Somehow Naropa still doesn’t understand that that which he seeks has been with him time and again. Not realizing this, he grows despondent. Naropa is embarrassed and feels he cannot go back to the monastery. He feels like a personal failure knowing that the Guru has presented himself but that he was unable to perceive and engage. Bereft, Naropa prepares for suicide thinking that “this body fashioned by former deeds” is the problem and that in a subsequent life with a different body he will meet the Guru.
He’s right about his body, but it is not his physical body that is the issue. Instead, it is his body of his thoughts, the compilation of his attachments and sense of personal “I.” We all have been in Naropa’s position, though maybe not as caricatured. And we might not have considered suicide, but we all have given up. Sometimes that has been due to frustration and so we give up angrily, sometimes we are exhausted and relinquish our sense of control. Sometimes we recognize that “it” was the wrong direction or the wrong choice and so we stop moving in that direction or the path of that choice. We often give up too easily, and when we have it usually is the “I/me” that has made that decision. It is here that the change or introspection or letting go needed to happen, and like Naropa, we couldn’t or didn’t think we could. Then sometimes we don’t give up or let go even though the something is obviously harmful, like an addiction or negative thought. The truth is we all are seeking peace of mind, acceptance or appreciation or love, and the feeling of purposefulness of fulfillment. Naropa was too. But what the Guru kept offering him was that in expressing those qualities he would discover them more fully.
When Naropa is just about to slit his wrists, a voice comes from the sky.
“If you have not found, how will you find the Guru if you kill the Buddha?”
In other words, we are what we are seeking. Naropa will be able to receive Tilopa’s teaching only after he has accepted that he-Naropa already has within him that which he needs. The role of the Guru is not to give us something we don’t have but to assist us in uncovering what we are: Buddha. We are already enlightened. We are already Christ and a warrior of Compassion. We are already Gandhi, Mandela, or Martin Luther King willing to stand up for what is just. We are already creative geniuses, amazing parents, and completely capable of joy and inner fulfillment. If we don’t feel or think that, it’s because of “the matrix.” We’ve bought into the smallness of “me,” of its loss or gains, its feelings of inadequacy or pride, and its measuring of itself, everyone, and everything else by external quantities. Instead, let us experience the quanta of Presence and miracle that is the full potential and Presence of oneself and that all that exists.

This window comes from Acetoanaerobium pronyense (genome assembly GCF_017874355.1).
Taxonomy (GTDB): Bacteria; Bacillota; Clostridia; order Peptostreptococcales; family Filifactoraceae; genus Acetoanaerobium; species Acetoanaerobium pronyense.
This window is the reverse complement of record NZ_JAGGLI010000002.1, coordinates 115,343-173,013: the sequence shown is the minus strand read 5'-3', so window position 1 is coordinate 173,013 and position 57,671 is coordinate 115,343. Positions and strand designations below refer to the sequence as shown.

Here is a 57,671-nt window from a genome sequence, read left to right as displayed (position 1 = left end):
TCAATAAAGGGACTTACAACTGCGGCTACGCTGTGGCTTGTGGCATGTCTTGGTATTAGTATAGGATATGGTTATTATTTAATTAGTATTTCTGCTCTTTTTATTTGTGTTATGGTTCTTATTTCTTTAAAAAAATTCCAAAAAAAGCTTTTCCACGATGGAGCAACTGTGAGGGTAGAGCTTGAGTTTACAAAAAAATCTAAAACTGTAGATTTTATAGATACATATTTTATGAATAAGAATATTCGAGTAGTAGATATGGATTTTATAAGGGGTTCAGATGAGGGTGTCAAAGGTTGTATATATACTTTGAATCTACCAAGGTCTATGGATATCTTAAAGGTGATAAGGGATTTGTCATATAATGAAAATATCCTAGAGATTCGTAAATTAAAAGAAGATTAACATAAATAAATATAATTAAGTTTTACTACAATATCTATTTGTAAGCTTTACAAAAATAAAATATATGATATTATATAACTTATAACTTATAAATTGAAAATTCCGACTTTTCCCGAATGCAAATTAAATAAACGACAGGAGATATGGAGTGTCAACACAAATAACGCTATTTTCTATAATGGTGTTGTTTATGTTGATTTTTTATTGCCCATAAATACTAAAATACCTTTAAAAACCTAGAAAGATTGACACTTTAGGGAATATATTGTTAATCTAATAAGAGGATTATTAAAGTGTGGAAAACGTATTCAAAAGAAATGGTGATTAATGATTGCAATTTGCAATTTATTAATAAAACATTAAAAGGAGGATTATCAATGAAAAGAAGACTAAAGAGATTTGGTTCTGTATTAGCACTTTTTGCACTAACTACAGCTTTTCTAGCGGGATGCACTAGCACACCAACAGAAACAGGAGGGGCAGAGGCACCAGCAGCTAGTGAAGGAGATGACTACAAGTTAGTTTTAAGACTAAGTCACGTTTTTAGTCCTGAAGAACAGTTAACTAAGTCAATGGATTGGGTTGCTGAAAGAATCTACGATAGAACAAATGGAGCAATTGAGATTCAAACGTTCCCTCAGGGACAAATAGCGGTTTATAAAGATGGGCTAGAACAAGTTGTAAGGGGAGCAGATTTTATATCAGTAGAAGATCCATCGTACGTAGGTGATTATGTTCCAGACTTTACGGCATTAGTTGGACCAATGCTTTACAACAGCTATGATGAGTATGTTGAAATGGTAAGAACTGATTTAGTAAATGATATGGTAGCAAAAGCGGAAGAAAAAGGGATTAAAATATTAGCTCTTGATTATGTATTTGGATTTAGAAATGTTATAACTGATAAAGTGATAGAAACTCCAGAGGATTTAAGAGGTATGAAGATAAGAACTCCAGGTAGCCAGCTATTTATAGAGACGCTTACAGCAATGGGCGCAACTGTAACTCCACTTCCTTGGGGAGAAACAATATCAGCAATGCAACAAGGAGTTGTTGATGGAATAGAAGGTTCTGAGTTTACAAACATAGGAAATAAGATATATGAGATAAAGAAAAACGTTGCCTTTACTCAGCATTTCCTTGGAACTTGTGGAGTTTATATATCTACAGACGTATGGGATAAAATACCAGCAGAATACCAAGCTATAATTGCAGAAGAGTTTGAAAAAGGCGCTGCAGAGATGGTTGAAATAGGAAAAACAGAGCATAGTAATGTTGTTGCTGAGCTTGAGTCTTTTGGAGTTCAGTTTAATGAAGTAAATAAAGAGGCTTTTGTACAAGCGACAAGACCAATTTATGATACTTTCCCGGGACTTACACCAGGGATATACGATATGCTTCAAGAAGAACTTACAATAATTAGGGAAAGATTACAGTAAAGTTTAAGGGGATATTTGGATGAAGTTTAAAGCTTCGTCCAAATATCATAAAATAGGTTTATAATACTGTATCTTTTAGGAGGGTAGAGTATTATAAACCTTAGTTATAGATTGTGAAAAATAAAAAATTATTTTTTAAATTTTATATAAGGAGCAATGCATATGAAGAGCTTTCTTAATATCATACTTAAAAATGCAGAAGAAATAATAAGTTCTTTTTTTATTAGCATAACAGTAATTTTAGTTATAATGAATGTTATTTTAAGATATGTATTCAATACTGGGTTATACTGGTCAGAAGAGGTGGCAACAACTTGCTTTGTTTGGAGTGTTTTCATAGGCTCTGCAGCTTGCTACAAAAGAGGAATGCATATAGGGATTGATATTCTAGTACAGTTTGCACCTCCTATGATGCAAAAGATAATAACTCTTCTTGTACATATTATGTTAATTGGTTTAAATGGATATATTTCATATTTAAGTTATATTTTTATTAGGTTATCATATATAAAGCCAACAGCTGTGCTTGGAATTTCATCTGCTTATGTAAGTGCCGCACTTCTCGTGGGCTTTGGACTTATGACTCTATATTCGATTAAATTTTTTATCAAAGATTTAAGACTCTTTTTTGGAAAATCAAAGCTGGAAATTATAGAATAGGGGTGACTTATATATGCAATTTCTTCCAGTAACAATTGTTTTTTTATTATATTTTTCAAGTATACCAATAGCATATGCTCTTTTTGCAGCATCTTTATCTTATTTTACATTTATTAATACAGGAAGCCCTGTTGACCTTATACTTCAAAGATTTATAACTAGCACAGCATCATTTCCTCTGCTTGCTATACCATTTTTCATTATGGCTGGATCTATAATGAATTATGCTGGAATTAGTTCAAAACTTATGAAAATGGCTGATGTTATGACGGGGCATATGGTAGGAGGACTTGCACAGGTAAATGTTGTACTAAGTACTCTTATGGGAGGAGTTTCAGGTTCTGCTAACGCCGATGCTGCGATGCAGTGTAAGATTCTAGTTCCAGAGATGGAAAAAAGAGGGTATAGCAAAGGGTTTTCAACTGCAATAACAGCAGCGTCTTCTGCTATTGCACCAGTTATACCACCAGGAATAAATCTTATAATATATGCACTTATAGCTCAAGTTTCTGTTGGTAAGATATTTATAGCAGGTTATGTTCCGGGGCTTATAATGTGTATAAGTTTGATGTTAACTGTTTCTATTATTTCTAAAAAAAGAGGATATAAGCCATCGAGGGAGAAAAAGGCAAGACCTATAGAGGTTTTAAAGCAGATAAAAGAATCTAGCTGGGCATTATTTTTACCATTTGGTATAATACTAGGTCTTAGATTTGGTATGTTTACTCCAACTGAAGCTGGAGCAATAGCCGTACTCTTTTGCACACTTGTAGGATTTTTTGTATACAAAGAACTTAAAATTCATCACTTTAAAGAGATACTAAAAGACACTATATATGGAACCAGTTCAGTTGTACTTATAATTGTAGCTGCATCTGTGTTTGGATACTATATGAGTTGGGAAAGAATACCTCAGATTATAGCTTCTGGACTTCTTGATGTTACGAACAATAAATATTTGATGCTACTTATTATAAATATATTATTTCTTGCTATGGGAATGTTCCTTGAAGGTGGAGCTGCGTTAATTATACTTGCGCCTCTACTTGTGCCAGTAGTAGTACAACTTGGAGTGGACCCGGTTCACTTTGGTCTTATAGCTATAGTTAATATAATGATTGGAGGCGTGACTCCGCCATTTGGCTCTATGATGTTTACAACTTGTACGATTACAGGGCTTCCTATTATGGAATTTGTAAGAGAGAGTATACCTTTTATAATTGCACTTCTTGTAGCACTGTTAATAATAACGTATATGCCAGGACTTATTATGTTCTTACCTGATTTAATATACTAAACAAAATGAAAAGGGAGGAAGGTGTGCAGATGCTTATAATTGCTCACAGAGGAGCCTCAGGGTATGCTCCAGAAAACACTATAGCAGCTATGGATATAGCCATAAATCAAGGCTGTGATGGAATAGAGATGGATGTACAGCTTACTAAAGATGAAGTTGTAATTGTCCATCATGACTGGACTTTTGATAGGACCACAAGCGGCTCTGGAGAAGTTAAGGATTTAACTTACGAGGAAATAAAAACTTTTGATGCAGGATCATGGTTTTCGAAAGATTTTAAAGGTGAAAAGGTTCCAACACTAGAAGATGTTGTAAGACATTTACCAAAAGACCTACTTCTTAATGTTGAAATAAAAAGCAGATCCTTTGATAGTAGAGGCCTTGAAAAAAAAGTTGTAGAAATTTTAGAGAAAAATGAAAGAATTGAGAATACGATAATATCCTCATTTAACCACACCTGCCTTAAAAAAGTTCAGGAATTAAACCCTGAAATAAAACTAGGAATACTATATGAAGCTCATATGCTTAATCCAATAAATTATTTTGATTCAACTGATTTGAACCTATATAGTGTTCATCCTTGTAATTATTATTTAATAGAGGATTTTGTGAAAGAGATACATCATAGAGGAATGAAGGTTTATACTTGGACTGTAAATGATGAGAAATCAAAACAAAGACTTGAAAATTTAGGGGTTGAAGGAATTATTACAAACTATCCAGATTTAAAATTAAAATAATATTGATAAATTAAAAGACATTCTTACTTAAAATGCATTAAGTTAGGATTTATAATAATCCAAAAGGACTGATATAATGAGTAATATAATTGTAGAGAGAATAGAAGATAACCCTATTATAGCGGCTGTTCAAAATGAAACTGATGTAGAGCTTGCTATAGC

The Guru’s role is to point-out what IS, that we ARE, and that ALL is the flowing of the wave of ceaseless harmonious existence perceived through the smallness of particles. As we realize that we are not particles but are in fact the flow of pervasive unlimited awareness-potential expressing unlimited potency and creating our Now, then we stop killing the Buddha-nature-Self.
Tilopa appears, walks up to Naropa telling him that from the first encounter with the leper woman they have never been apart. Tilopa says that the “defilements” or erroneous thoughts Naropa has in his mind are why he could not get it. Then, Tilopa accepts him and offers him what he had been giving him all along: the teaching. Specifically, Tilopa gives him the teaching of the Wish-Fulfilling Gem which in a sentence is that “it’s all in our mind.”
Is it that simple? Can it be that simple? Yup, it is. Bliss or happiness, anger or frustration, love, loss, sentiment, blame, shame, creative inspiration, letting go, surrender, peace – it’s all in our mind. Our mind is a wish-fulfilling factory constantly creating the matrix of our perceived reality. Fostering pride and elitism within, Naropa was unkind, disrespectful, and petty time and again. Yet each instance his mind could have perceived something else and his actions might have been different. In either case, his mind fulfilled its feed-back loop.
The beauty of how powerful we are is that small change can easily lead to significant re-patterning. But we have to stick with it! If we and our parents didn’t repeat the ABC song over and over again, we would not have become literate. I can’t imagine my life without all that comes from learning my ABC’s. As we repeat the Buddha-Christ of us, the Gandhi-King, the Duncan-O’Keefe, or the Einstein-de Bingen, the caring, listening, creative, daring of us then those wishes are fulfilled for ourself and the world.
Meditation changes everything because it creates a relation with the Guru within. Meditation training in The Practice of Living Awareness begins a new round for Beginners and Intermediate practitioners. All are welcome to check it out. It’s free, online, and for a modern humanity. Join a group in meditation Monday-Thursday at 9 a.m. ET through Spirit Fire’s site. Podcasts are posted at Living Awareness blog for use at a time convenient for you. Establish a meditation practice. Like learning our alphabet, you will be amazed at the results in your living awareness.
Anyone wanting information on the Intermediate level of The Practice, please contact me at info@SpiritFire.com .